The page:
Art & culture

The Netherlands has had many well-known painters. The 17th century, when the Dutch republic was prosperous, was the age of the "Dutch Masters", such as Rembrandt van Rijn, Johannes Vermeer, Jan Steen, Jacob van Ruysdael and many others. Famous Dutch painters of the 19th and 20th century were Vincent van Gogh and Piet Mondriaan. M. C. Escher is a well-known graphics artist. Willem de Kooning was born and trained in Rotterdam, although he is considered to have reached acclaim as an American artist.

The Netherlands is the country of philosophers Erasmus of Rotterdam and Spinoza. All of Descartes' major work was done in the Netherlands. The Dutch scientist Christiaan Huygens (1629–1695) discovered Saturn's moon Titan and invented the pendulum clock. Antonie van Leeuwenhoek was the first to observe and describe single-celled organisms with a microscope.


Replicas of Dutch buildings can be found in Huis ten Bosch, Nagasaki, Japan. A similar Holland Village is being built in Shenyang, China.


Windmills, tulips, wooden shoes, cheese and Delftware pottery are among the items associated with the Netherlands by tourists.

Multicultural society

People have been migrating to the Netherlands for centuries, from French Protestants (Huguenots) in the seventeenth century to twentieth-century immigrants from former Dutch colonies Indonesia and Suriname, and the Caribbean parts of the Kingdom. In the 1960s and 1970s a labour shortage attracted many migrant workers from southern Europe, Turkey and Morocco. The total Dutch population is close to 16.5 million, 19% of whom are immigrants and/or belong to ethnic minorities. People with a foreign ethnic background tend to live in the larger cities: Amsterdam, Rotterdam, Utrecht, and The Hague. Here, they make up approximately 30% of the inhabitants.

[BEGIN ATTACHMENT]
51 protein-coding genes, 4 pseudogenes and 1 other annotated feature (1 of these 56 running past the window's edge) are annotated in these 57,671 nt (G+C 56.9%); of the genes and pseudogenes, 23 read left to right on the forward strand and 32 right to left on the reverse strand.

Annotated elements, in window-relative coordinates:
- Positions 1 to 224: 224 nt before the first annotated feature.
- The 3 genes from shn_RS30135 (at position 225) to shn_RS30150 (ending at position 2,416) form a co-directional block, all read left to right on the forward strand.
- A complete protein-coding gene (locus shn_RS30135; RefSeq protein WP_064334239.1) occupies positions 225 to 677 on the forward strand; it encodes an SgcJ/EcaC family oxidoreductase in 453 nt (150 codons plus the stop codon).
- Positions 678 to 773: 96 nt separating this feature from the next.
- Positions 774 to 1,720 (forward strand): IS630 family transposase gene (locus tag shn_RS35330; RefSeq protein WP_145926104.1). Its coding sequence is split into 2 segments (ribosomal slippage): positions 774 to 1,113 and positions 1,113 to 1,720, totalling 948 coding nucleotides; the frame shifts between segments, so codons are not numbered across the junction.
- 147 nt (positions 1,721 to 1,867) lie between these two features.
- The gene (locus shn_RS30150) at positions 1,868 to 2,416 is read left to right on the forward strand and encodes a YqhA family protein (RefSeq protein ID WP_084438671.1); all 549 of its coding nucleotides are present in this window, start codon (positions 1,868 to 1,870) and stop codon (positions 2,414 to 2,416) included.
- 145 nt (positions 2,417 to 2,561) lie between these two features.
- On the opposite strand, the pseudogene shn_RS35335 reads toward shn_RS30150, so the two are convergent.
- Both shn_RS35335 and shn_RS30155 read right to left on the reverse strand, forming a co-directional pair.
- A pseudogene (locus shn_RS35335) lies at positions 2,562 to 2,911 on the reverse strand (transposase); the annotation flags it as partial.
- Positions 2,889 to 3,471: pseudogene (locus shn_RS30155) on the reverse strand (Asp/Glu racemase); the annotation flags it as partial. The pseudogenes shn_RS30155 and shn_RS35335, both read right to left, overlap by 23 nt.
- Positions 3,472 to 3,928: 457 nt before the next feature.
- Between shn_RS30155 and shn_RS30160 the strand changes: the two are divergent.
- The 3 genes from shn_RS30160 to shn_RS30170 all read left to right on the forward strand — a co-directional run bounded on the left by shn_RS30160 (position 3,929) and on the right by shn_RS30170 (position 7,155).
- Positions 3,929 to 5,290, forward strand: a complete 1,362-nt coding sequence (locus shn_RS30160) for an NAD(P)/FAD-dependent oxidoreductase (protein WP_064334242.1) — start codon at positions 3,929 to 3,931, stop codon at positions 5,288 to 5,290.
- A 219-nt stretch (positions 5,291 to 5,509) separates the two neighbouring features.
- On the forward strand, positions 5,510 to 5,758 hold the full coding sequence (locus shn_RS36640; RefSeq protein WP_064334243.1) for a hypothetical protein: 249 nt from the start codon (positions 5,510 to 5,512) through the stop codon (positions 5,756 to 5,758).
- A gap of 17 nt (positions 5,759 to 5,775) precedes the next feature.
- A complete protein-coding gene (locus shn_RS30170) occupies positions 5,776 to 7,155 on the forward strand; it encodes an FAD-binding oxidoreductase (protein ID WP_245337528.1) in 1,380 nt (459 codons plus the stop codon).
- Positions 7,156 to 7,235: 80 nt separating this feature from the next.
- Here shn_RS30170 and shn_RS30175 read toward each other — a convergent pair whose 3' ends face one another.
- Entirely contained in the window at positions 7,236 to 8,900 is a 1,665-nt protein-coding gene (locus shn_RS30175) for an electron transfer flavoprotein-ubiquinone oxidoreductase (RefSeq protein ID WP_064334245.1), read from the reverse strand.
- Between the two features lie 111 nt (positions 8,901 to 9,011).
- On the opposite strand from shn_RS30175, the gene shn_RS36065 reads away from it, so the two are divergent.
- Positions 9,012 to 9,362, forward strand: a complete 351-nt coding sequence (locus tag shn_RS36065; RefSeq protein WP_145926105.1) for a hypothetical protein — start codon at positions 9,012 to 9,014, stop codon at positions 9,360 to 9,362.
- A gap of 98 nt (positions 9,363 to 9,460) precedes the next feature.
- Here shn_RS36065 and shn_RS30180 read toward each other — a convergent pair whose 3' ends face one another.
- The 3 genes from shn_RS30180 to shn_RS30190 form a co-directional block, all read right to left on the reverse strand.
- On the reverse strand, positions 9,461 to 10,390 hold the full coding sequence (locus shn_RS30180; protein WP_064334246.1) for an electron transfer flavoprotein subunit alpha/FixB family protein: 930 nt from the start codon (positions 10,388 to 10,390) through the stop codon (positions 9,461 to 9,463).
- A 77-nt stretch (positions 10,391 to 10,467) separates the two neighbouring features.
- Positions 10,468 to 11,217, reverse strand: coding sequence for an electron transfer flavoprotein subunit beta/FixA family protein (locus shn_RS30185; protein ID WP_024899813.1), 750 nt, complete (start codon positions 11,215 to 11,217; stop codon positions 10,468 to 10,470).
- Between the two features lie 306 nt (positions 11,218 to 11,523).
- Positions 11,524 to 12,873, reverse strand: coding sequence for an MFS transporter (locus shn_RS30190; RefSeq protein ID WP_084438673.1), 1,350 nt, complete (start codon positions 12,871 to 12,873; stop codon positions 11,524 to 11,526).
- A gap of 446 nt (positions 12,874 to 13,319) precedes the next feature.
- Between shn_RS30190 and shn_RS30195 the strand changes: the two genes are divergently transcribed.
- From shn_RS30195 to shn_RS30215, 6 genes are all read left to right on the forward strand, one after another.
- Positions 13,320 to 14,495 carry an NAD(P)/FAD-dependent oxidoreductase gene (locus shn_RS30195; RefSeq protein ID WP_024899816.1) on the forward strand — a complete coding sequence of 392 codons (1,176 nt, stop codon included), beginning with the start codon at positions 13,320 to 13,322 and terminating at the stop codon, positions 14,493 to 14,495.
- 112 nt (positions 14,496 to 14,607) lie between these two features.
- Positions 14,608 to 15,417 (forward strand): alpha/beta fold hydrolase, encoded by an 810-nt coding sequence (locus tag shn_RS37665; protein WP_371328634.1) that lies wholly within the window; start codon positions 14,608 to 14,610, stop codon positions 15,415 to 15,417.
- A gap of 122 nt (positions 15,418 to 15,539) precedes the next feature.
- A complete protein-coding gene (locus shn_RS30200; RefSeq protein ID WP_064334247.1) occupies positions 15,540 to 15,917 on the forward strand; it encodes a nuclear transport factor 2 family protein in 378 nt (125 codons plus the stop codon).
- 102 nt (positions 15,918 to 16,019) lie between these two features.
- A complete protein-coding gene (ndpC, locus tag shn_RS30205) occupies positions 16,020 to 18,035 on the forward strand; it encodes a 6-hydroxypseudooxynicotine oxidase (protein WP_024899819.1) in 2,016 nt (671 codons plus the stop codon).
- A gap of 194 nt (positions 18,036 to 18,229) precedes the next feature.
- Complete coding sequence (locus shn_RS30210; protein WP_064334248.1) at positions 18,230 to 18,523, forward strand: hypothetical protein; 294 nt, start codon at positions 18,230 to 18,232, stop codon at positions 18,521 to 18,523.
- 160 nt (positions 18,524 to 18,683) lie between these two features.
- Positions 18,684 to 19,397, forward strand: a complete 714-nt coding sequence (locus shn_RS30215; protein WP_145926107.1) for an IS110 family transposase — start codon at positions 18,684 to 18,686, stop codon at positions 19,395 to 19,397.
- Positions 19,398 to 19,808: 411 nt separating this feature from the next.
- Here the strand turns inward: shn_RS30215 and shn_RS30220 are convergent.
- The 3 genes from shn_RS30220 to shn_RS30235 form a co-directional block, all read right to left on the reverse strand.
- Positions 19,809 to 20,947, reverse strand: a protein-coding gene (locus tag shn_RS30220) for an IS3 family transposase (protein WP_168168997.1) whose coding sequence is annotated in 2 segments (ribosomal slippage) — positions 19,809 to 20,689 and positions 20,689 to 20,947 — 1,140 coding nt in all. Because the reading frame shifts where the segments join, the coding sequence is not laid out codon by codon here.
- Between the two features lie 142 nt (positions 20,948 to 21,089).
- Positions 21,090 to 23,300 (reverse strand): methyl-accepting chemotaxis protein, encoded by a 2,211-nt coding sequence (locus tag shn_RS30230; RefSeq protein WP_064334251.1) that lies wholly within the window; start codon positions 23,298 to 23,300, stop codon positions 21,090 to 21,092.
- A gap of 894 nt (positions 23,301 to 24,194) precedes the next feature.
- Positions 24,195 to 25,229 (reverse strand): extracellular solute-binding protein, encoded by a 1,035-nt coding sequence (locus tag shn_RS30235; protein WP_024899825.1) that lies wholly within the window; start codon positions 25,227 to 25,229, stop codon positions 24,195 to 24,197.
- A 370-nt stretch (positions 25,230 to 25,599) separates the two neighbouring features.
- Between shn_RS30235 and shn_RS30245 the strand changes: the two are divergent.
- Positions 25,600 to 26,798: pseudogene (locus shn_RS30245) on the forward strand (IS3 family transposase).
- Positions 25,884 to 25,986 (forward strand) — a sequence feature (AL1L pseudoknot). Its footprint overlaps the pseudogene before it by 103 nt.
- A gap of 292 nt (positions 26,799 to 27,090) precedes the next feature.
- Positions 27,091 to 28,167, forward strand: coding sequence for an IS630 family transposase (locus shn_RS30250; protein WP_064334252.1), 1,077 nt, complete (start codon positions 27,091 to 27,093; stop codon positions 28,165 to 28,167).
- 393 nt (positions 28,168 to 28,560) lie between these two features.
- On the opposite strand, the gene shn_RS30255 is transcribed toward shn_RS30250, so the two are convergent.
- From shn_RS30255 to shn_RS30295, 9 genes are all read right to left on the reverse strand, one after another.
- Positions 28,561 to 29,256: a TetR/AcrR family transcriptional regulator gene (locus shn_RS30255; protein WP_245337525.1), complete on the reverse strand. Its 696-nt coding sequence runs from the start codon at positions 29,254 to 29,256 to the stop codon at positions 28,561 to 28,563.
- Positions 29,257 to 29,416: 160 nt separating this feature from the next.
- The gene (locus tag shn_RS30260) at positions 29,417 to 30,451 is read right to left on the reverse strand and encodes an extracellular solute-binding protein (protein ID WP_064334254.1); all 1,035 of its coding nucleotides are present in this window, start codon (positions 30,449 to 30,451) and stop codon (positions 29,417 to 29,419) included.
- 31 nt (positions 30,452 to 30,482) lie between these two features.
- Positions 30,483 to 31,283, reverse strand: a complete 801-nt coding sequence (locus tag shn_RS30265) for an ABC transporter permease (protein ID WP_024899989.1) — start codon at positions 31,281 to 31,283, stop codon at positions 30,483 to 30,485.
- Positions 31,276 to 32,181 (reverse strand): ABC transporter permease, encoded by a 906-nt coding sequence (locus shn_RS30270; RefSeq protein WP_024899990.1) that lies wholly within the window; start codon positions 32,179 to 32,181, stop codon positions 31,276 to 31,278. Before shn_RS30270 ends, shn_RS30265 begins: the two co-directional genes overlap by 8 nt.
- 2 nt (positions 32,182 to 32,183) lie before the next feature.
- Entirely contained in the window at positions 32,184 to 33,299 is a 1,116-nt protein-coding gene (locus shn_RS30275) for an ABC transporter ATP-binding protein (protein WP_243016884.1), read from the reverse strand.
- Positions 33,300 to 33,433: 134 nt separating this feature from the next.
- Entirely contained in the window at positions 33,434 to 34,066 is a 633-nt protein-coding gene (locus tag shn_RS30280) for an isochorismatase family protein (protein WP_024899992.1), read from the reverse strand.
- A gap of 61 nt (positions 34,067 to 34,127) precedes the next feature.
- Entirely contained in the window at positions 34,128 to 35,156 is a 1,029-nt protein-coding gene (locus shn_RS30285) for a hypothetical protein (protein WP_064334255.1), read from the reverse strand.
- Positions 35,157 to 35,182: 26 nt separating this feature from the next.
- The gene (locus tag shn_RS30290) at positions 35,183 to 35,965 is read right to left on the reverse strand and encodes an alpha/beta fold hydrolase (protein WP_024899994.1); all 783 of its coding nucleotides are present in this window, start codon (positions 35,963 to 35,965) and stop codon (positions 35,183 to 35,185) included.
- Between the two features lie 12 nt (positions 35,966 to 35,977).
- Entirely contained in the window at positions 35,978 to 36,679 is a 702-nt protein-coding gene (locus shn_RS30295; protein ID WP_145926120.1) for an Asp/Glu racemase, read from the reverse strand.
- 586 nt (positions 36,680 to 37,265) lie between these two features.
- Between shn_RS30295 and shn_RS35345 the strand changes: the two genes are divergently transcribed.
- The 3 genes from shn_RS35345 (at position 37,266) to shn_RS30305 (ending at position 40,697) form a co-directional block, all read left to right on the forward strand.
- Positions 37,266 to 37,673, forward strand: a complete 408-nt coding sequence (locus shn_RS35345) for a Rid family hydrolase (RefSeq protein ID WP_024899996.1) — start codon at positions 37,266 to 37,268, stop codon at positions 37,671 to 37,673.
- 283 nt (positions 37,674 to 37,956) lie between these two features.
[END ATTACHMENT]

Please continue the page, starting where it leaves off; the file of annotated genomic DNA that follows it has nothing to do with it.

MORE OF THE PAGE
Article 1 of the Dutch Constitution says: ‘All persons in the Netherlands shall be treated equally in equal circumstances. Discrimination on the grounds of religion, belief, political opinion, race or sex or on any other grounds whatsoever shall not be permitted.’

Festivals and food from many cultures

The multi-ethnic make-up of the Dutch population also means festivals and special events from different cultures. Restaurants specializing in hundreds of cuisines from every continent can be found in most urban areas.

In Rotterdam, the annual Summer Carnival revolves around a huge street parade through the city centre, with hosts of marching bands and glittering dancers.

Pasar Malam Besar, the largest European-Indonesian (indo) festival in the world, has been held annually in the Netherlands since 1959.

Chinese New Year is celebrated in many Dutch cities with parades, dragon and lion dances, music played on traditional Chinese instruments, acrobatics and even kung fu.